Vikings value Harvin's grit
By Dave Campbell
AP Sports Writer
EDEN PRAIRIE, Minn. -- The Minnesota Vikings faced third down deep in their own territory late in their last game with the score tied and Percy Harvin hurting.
Christian Ponder saw the cornerback blitz by Carolina, and the rookie pivoted right and quickly threw the ball in the slot to Harvin, who used a spin move to escape one tackle and powered his way past another defender for an 11-yard gain when 7 was needed.
Harvin got up slowly and put his hands on his knees, his painfully bruised ribs making it difficult for the third-year wide receiver to move.
But he stayed in the game, caught another pass on that possession for 22 yards and a first down and helped put the Vikings in position for the go-ahead field goal in that Oct. 30 victory over the Panthers.
From those debilitating migraine headaches to this latest malady, Harvin has played through all kinds of discomfort throughout his career, dating to his college days at Florida.
Perhaps that's why he balked again this week when asked if he thought his grit in the last game set a winning tone in the locker room for his teammates.
"People come up with all kinds of stories," Harvin said, trailing off. "I was just trying to play football and do what I do. My ribs were hurting, but not enough to keep me out of the game. So coach called on my number, and I answered it."
The rest of the Vikings haven't shrugged off Harvin's toughness, though.
"The guy is unbelievable," Ponder said. "He's tough. He's one of the toughest guys on the team, not only physically but mentally. I think the biggest play of the game was him catching that flat -- it was a hot route -- on the last drive and making a guy miss and getting the first down. He's got tremendous heart, and he's a tremendous player."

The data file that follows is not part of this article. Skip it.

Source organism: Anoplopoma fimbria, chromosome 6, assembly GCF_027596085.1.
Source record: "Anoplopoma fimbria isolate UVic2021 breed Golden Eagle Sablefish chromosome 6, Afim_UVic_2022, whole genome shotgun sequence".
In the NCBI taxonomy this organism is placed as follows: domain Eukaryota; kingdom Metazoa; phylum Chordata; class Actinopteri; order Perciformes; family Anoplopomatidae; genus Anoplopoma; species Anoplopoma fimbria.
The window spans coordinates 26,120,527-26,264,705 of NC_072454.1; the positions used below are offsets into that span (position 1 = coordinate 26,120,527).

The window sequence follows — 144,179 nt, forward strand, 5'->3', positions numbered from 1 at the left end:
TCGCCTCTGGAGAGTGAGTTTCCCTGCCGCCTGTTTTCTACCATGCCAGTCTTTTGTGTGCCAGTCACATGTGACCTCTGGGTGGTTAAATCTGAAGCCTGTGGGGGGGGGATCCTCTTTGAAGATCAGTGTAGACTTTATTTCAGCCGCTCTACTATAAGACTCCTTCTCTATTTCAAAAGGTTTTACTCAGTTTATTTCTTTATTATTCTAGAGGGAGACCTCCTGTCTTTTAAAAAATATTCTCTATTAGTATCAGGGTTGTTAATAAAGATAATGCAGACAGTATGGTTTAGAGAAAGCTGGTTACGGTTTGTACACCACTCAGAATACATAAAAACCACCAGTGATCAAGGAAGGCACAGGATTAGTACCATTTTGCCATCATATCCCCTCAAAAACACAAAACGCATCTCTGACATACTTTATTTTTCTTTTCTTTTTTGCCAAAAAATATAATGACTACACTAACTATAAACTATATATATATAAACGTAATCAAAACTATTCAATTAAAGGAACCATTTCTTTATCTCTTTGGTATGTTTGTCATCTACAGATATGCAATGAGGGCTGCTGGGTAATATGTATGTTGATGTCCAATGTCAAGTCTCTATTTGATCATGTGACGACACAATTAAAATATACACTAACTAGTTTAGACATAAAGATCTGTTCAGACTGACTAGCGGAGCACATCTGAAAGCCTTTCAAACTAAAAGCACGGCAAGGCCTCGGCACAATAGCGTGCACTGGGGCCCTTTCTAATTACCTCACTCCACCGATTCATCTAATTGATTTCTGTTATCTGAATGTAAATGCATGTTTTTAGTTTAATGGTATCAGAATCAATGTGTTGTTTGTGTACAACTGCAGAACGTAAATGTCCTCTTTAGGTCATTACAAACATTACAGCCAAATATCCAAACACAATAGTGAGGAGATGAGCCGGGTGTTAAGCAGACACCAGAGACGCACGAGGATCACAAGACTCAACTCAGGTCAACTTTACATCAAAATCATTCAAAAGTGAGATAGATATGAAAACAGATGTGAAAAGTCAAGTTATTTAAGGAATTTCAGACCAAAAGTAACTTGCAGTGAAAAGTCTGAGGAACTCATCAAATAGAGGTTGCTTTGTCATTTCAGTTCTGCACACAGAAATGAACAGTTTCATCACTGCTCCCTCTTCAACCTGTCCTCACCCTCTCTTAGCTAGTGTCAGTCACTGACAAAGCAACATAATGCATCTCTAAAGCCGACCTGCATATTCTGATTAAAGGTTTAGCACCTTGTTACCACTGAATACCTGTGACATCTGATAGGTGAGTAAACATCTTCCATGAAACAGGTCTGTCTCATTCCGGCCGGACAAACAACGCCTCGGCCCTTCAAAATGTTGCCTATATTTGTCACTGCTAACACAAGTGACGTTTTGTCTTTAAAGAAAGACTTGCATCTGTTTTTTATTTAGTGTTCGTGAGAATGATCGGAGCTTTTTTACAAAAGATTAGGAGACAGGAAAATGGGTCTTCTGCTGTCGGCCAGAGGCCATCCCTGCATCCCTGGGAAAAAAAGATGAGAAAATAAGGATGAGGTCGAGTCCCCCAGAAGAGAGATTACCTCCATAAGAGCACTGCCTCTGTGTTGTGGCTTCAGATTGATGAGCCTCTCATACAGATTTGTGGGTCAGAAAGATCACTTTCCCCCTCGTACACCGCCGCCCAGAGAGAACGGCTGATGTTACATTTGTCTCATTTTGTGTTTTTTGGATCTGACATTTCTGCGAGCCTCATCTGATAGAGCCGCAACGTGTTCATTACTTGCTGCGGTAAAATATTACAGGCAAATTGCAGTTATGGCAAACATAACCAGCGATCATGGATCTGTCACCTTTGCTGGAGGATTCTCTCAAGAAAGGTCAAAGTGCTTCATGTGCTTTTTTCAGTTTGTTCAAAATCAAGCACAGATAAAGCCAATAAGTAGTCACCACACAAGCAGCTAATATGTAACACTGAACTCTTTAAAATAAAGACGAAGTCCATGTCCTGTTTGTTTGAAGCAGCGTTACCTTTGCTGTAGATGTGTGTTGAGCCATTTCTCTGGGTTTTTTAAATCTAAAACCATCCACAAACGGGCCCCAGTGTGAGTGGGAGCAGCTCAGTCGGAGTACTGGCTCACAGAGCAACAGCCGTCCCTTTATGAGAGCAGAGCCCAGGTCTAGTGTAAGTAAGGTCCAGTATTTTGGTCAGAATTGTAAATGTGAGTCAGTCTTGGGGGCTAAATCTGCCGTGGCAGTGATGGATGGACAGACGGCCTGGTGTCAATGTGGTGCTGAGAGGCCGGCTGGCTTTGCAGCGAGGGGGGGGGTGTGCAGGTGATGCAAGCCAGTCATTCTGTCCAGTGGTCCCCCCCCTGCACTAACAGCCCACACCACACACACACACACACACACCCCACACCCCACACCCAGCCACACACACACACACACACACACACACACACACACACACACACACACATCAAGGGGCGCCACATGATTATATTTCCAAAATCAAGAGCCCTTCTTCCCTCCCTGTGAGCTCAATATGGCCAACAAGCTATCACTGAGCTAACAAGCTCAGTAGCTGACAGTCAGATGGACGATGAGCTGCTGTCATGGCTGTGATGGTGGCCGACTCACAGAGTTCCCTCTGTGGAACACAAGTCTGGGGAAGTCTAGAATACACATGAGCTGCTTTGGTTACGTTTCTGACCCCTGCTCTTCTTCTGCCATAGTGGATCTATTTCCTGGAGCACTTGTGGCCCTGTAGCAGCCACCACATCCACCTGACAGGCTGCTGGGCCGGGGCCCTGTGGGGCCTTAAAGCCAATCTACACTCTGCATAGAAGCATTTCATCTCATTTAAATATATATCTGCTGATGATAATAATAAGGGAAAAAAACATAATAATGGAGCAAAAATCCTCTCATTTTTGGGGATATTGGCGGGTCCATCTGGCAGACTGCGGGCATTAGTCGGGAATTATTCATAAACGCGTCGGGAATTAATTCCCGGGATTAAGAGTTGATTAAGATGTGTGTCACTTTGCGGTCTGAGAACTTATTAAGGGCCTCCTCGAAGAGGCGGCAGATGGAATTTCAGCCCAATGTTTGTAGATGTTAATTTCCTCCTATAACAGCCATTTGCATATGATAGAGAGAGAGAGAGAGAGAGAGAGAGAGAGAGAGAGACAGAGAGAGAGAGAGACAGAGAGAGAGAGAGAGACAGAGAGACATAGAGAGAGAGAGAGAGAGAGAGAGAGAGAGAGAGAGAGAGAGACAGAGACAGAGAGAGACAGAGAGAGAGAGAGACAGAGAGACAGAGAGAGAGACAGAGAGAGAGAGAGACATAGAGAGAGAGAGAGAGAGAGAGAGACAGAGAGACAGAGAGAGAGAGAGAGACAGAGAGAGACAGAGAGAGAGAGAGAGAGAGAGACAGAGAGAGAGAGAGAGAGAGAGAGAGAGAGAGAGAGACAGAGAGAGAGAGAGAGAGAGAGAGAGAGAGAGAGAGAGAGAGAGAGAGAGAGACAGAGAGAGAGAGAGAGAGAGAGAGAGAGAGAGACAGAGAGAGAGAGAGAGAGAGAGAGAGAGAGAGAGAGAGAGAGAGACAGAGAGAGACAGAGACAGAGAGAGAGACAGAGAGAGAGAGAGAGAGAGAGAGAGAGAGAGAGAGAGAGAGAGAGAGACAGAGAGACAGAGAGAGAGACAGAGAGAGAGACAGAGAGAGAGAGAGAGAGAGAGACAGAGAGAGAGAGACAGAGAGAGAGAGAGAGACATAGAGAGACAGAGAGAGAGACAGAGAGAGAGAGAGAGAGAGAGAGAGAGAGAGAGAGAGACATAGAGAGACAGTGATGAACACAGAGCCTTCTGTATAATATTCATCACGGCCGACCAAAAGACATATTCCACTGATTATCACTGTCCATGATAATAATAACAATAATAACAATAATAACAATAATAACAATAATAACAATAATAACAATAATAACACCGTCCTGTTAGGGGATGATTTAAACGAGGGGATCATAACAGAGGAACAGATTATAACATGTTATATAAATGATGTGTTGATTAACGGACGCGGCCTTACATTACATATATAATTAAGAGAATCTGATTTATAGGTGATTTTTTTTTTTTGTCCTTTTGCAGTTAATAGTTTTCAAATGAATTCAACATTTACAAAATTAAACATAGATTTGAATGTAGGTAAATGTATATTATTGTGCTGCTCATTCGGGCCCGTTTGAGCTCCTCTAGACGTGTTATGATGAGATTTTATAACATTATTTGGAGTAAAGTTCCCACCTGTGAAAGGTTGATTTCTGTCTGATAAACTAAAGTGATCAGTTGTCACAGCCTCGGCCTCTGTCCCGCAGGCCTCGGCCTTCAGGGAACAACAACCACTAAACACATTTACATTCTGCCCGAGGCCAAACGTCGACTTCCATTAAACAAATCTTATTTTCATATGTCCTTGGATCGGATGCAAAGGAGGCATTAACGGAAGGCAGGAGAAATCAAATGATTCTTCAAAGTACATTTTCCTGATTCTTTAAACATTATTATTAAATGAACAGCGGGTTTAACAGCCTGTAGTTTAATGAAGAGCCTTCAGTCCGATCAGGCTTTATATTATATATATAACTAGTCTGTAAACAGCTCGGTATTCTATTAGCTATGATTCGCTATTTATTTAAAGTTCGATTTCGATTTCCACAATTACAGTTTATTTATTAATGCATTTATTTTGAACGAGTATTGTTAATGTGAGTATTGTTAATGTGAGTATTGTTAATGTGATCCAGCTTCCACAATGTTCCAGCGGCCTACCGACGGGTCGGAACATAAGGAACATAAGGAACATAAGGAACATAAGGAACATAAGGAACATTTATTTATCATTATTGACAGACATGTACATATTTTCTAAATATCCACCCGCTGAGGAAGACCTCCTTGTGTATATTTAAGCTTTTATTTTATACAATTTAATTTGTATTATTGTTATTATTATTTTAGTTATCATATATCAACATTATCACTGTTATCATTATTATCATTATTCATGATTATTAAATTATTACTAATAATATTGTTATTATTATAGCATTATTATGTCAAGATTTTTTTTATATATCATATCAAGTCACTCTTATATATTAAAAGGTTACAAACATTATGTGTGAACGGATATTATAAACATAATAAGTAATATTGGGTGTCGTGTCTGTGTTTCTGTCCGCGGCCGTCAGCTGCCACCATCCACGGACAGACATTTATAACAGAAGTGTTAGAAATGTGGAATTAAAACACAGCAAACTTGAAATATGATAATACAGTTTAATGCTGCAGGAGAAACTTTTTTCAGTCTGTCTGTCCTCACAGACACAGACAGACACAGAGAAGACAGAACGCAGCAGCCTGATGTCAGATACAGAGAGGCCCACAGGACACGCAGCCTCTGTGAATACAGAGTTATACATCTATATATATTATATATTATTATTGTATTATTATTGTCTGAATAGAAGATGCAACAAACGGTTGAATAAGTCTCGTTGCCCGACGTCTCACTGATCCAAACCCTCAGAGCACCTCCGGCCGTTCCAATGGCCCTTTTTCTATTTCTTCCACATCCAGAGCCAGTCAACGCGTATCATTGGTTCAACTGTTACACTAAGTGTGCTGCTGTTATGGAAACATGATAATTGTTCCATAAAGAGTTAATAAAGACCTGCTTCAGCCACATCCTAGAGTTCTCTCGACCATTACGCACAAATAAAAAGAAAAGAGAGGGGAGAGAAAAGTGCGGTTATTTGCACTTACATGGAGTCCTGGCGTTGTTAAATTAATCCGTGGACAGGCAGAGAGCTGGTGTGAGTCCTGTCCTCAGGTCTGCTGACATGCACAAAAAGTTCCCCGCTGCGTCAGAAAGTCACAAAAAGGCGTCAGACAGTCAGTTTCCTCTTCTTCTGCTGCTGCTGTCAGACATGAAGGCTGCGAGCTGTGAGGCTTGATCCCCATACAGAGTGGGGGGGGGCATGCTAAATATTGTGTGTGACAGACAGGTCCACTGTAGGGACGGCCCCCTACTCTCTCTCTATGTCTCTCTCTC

High praise from a Florida State guy. But Ponder doesn't care where Harvin went to school. He's just a quarterback trying to develop -- and trying to develop a connection with his most valuable sidekick on offense outside of Adrian Peterson.
"I'm just a playmaker out there trying to make plays. It wasn't only me," Harvin said, deflecting more accolades.
Harvin needed the bye as much as any other player on the Vikings (2-6).
With a week off for his body to heal, Harvin, Peterson, Ponder and the rest of the bunch are eager to try to spring a big upset of the unbeaten Green Bay Packers.
The game is on Monday night at Lambeau Field, where Harvin has had two of his best NFL games.
As a rookie, he caught five passes for 84 yards and a touchdown. Last season, he ran the ball three times for 41 yards and a score and totaled five receptions for 65 yards.
The Packers have been vulnerable on defense, and Ponder was able to move the ball and complete some clutch passes on third down in the last meeting Oct. 23 in Minnesota. To have any chance of winning, they'll have to score a lot of points.
"We've shown on tape that if we execute, we can play with any team in this league," Harvin said.
For his part, healthy ribs will go a long way toward the Vikings' ability to do that.
"They're good," he said Monday, adding: "I don't think it should be a problem at all."
Even if they aren't in good shape, well, the Vikings will still be relying on him.
"Not like any wide receiver I've ever been around," coach Leslie Frazier said. "You just don't see a guy blocking and taking such pleasure in having a big block like he does. As much as he likes to catch a ball or run a ball, he's unique. He's a great example for the rest of our players who sometimes get nicked up with nagging injuries."
"To see him go out and battle through a rib injury when you know he's a contact player, and every time he takes a hit he's going to feel it to a degree, it's just great for our team to be able to see that."
Frazier called him as tough of a player as he's ever coached or played with.
"He wants to do whatever it takes to win. It's rare to have a star player with that mindset," the coach said.